Date of Conferral



Doctor of Education (Ed.D.)




Jo DeSoto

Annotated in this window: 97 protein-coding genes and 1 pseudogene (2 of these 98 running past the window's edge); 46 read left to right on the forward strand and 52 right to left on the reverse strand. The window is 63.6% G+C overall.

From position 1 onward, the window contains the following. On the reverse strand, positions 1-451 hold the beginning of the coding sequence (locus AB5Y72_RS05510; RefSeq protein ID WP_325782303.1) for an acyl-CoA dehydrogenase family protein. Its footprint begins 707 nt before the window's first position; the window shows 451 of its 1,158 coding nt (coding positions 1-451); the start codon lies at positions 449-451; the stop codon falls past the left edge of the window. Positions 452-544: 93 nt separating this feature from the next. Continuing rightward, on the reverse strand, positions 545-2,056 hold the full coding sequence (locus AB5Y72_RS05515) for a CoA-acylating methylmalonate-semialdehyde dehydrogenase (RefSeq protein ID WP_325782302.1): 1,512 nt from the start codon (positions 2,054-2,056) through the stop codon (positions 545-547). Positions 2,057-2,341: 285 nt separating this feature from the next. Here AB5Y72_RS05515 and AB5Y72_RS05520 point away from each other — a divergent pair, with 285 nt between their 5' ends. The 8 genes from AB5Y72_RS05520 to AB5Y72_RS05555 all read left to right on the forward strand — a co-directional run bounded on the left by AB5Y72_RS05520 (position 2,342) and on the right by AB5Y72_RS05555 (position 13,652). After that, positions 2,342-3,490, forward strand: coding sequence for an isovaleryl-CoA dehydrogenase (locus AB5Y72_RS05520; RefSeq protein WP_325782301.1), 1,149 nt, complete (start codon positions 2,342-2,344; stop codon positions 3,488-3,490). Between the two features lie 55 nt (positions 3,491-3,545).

Regular education teachers are sometimes at a disadvantage when required to instruct learners with a visual impairment or other special needs in the classroom. A problem exists with reduced support and training for regular education teachers responsible for meeting literacy needs of students with visual impairment. The purpose of this qualitative interpretive case study was to explore regular education instructors' perceptions of their self-efficacy and ability to modify literature for learners with visual impairment. The research questions targeted this purpose, specifically in the areas of training opportunities and technology use. The social cognitive theory, a model emphasizing learning occurring through social contexts and observations, was used as the conceptual framework for this study. Data were collected from 1-on-1 interviews with 10 volunteer regular education teachers teaching students at the elementary level. The resulting data were analyzed via color-coding transcripts, NVivo running word-frequency queries, and manual review of each transcript. The results revealed the participants did not have training, awareness for the literacy needs of students with visual impairment, or knowledge of the different types of technology used to access and create literacy materials. Although they lacked training and current knowledge of providing literacy instruction, the participants expressed confidence in their ability to research, collaborate, and gain the knowledge needed to effectively do so. The implications for positive social change include implementation of training and/or an education cycle for more efficient instruction when serving a student with visual impairment in the local school district. Efficient instruction can facilitate an improvement in the academic performance of students with visual impairment.